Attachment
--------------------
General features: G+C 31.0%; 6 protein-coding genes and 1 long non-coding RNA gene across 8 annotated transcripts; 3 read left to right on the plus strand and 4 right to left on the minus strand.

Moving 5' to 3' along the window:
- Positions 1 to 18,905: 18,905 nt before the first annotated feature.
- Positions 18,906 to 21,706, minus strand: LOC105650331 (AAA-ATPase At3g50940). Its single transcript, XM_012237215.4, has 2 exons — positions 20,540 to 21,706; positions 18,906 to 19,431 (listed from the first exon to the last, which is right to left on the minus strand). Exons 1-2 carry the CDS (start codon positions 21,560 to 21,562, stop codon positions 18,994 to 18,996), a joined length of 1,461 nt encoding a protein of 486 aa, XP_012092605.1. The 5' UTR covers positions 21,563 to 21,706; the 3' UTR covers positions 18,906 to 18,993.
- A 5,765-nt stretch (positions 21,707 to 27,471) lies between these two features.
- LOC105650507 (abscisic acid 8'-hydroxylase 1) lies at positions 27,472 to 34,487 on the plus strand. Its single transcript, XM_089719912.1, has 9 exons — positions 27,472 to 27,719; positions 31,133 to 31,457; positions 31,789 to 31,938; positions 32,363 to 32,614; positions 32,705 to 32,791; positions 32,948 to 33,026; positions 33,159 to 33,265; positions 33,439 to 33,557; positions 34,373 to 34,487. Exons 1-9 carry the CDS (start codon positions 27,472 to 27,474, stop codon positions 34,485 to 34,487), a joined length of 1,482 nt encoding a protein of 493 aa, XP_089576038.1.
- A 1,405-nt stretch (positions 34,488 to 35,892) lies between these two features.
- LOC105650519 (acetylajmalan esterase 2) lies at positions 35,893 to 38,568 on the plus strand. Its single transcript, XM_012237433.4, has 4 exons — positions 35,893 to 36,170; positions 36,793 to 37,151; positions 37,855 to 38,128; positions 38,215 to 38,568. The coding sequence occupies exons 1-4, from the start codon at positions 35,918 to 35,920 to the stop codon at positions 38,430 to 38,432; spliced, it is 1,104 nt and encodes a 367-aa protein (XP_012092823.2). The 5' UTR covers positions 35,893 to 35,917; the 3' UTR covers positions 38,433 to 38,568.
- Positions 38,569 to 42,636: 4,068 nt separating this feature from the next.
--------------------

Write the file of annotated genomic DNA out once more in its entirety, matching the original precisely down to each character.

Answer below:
General features: G+C 31.0%; 6 protein-coding genes and 1 long non-coding RNA gene across 8 annotated transcripts; 3 read left to right on the plus strand and 4 right to left on the minus strand.

Moving 5' to 3' along the window:
- Positions 1 to 18,905: 18,905 nt before the first annotated feature.
- Positions 18,906 to 21,706, minus strand: LOC105650331 (AAA-ATPase At3g50940). Its single transcript, XM_012237215.4, has 2 exons — positions 20,540 to 21,706; positions 18,906 to 19,431 (listed from the first exon to the last, which is right to left on the minus strand). Exons 1-2 carry the CDS (start codon positions 21,560 to 21,562, stop codon positions 18,994 to 18,996), a joined length of 1,461 nt encoding a protein of 486 aa, XP_012092605.1. The 5' UTR covers positions 21,563 to 21,706; the 3' UTR covers positions 18,906 to 18,993.
- A 5,765-nt stretch (positions 21,707 to 27,471) lies between these two features.
- LOC105650507 (abscisic acid 8'-hydroxylase 1) lies at positions 27,472 to 34,487 on the plus strand. Its single transcript, XM_089719912.1, has 9 exons — positions 27,472 to 27,719; positions 31,133 to 31,457; positions 31,789 to 31,938; positions 32,363 to 32,614; positions 32,705 to 32,791; positions 32,948 to 33,026; positions 33,159 to 33,265; positions 33,439 to 33,557; positions 34,373 to 34,487. Exons 1-9 carry the CDS (start codon positions 27,472 to 27,474, stop codon positions 34,485 to 34,487), a joined length of 1,482 nt encoding a protein of 493 aa, XP_089576038.1.
- A 1,405-nt stretch (positions 34,488 to 35,892) lies between these two features.
- LOC105650519 (acetylajmalan esterase 2) lies at positions 35,893 to 38,568 on the plus strand. Its single transcript, XM_012237433.4, has 4 exons — positions 35,893 to 36,170; positions 36,793 to 37,151; positions 37,855 to 38,128; positions 38,215 to 38,568. The coding sequence occupies exons 1-4, from the start codon at positions 35,918 to 35,920 to the stop codon at positions 38,430 to 38,432; spliced, it is 1,104 nt and encodes a 367-aa protein (XP_012092823.2). The 5' UTR covers positions 35,893 to 35,917; the 3' UTR covers positions 38,433 to 38,568.
- Positions 38,569 to 42,636: 4,068 nt separating this feature from the next.